In early May, the Trump Administration changed the I visa rules for Chinese journalists working in the United States for non-U.S. media outlets. I visas are specifically for members of the foreign media. In the past, these visas were open-ended in terms of the time frame. Now, for Chinese journalists, they will be limited to 90 days, with the possibility of 90-day extensions. This change was in part a response to China’s expulsion in March of American journalists from major U.S. newspapers. That expulsion came after the State Department cut the number of Chinese citizens who could be in the United States working for Chinese state-controlled news agencies from 160 to 100. Prior to that, China had been granting shorter duration visas to resident foreign journalists.

In early June, the Trump Administration announced that as of June 16 (and possibly sooner), it would block Chinese airlines from flying into the U.S. because China has essentially prohibited U.S. airlines from flying to China. The dispute started in March, when China limited the number of flights available to foreign airlines based on their flight schedules from earlier in the month. Because U.S. carriers had stopped flying to China at that time due to COVID-19, they were cut out of the market. In the meantime, four Chinese airlines have been operating on the China-to-U.S. route. Two U.S. carriers hoped to restart China flights on June 1, 2020, and appealed to the Chinese Civil Aviation Authority for relief. They did not receive a response at that time. After the U.S. Administration announced its ban, the Chinese Civil Aviation Authority said it would allow U.S. carriers back on a limited schedule. While the Administration attempts to negotiate a way for China and the U.S. to “exercise their bilateral rights,” they agreed to a reciprocal approach. Chinese carriers will be able to have as many flights to the U.S. as U.S. carriers have flights to China.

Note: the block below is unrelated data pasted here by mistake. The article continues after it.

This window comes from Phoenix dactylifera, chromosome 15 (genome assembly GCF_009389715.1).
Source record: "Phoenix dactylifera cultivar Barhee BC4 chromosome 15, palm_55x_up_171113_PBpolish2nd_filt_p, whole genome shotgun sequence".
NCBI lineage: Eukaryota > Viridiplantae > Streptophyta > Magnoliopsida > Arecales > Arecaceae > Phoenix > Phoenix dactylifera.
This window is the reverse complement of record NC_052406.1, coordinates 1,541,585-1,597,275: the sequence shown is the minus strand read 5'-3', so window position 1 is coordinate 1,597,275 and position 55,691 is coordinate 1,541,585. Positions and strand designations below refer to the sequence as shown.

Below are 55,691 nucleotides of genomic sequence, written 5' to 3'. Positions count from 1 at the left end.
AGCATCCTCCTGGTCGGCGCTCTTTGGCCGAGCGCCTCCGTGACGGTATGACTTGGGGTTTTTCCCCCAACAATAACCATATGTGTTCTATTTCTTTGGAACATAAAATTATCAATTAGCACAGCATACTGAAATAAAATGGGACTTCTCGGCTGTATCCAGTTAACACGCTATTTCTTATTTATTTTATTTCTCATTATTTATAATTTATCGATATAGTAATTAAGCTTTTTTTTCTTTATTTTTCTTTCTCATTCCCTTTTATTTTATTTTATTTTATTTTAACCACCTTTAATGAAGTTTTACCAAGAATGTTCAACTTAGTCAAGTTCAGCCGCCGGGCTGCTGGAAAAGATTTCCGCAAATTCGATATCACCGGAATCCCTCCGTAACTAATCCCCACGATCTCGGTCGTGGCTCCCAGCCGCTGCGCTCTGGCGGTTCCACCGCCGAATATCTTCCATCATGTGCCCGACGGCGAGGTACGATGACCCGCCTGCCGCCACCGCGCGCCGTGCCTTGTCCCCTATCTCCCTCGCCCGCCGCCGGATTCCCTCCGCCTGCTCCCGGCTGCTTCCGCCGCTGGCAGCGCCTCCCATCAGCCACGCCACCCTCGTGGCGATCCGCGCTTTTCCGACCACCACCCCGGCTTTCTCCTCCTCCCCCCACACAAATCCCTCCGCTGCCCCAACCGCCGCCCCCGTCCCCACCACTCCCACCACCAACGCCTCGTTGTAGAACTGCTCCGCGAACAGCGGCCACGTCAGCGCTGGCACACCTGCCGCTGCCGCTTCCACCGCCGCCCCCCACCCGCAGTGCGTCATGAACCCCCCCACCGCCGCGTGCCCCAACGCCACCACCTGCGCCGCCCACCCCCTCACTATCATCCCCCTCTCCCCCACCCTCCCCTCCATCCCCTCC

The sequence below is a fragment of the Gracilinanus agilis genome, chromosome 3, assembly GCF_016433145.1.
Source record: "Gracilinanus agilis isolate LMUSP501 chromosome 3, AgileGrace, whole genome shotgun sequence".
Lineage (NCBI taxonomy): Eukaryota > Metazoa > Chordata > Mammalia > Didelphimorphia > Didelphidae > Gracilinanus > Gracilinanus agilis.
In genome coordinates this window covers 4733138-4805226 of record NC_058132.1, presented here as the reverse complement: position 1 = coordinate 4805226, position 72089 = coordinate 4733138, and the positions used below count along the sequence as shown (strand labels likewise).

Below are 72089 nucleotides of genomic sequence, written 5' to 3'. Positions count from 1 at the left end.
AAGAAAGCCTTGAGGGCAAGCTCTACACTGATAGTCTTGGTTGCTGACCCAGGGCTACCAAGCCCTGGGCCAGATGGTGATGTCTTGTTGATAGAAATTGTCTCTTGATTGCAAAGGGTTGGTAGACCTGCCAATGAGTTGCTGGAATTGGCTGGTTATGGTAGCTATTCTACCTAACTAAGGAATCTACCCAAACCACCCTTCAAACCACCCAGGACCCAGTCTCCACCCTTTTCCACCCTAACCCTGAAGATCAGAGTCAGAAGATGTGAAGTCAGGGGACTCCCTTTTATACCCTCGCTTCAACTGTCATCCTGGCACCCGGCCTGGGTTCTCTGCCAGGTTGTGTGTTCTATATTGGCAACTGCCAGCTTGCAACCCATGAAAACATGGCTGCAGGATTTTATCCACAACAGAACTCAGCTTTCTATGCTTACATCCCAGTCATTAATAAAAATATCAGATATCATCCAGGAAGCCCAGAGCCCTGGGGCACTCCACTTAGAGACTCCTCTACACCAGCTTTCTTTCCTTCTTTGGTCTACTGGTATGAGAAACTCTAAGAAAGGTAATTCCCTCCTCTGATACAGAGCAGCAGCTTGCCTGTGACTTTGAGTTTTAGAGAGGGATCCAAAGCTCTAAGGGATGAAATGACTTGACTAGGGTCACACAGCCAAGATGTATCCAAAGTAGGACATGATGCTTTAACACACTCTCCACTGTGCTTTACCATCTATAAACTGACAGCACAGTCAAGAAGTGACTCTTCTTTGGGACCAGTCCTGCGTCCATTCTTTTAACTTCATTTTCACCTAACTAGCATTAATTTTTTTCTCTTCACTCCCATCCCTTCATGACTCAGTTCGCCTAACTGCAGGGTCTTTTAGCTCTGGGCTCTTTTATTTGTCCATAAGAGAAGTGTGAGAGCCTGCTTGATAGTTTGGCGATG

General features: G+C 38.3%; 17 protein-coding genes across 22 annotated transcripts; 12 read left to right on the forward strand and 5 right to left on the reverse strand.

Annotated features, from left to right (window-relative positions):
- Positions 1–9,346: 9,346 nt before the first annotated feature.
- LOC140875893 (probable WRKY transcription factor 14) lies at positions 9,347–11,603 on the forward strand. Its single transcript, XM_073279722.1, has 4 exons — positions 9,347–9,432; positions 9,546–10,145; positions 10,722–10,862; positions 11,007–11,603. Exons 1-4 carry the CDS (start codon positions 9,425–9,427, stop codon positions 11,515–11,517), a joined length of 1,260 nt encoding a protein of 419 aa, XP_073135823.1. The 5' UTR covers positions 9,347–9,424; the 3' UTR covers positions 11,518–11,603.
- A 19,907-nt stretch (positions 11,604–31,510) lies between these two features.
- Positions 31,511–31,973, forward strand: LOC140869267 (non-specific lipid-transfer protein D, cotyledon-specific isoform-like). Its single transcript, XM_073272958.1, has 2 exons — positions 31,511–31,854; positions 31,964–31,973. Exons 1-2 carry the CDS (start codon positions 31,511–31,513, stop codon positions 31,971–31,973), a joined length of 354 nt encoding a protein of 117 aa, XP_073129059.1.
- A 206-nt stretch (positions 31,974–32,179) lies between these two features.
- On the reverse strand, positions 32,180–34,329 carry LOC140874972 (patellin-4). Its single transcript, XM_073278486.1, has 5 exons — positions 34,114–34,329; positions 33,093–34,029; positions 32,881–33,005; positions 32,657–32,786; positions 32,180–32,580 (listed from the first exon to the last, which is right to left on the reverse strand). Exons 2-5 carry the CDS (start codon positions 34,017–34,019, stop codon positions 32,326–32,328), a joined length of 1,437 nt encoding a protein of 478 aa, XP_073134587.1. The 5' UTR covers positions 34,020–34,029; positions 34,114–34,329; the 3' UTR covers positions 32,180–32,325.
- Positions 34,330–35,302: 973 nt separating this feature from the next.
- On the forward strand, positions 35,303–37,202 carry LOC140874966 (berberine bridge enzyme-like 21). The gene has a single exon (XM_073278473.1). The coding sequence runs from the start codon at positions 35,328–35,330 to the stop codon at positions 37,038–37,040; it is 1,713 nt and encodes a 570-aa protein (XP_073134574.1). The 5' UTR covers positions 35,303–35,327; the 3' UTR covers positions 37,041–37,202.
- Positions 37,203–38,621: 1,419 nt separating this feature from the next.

Reacting to China’s newly announced controls over Hong Kong, President Donald Trump has issued a Presidential Proclamation banning the entry of Chinese nationals on F or J visas who wish to do graduate study or post-graduate research that would advance China’s military capabilities as security risks. He also has stated that “he would revoke Hong Kong’s preferential treatment as a separate customs and travel territory from China.”

Jackson Lewis will continue to follow these issues and provide updates as they become available.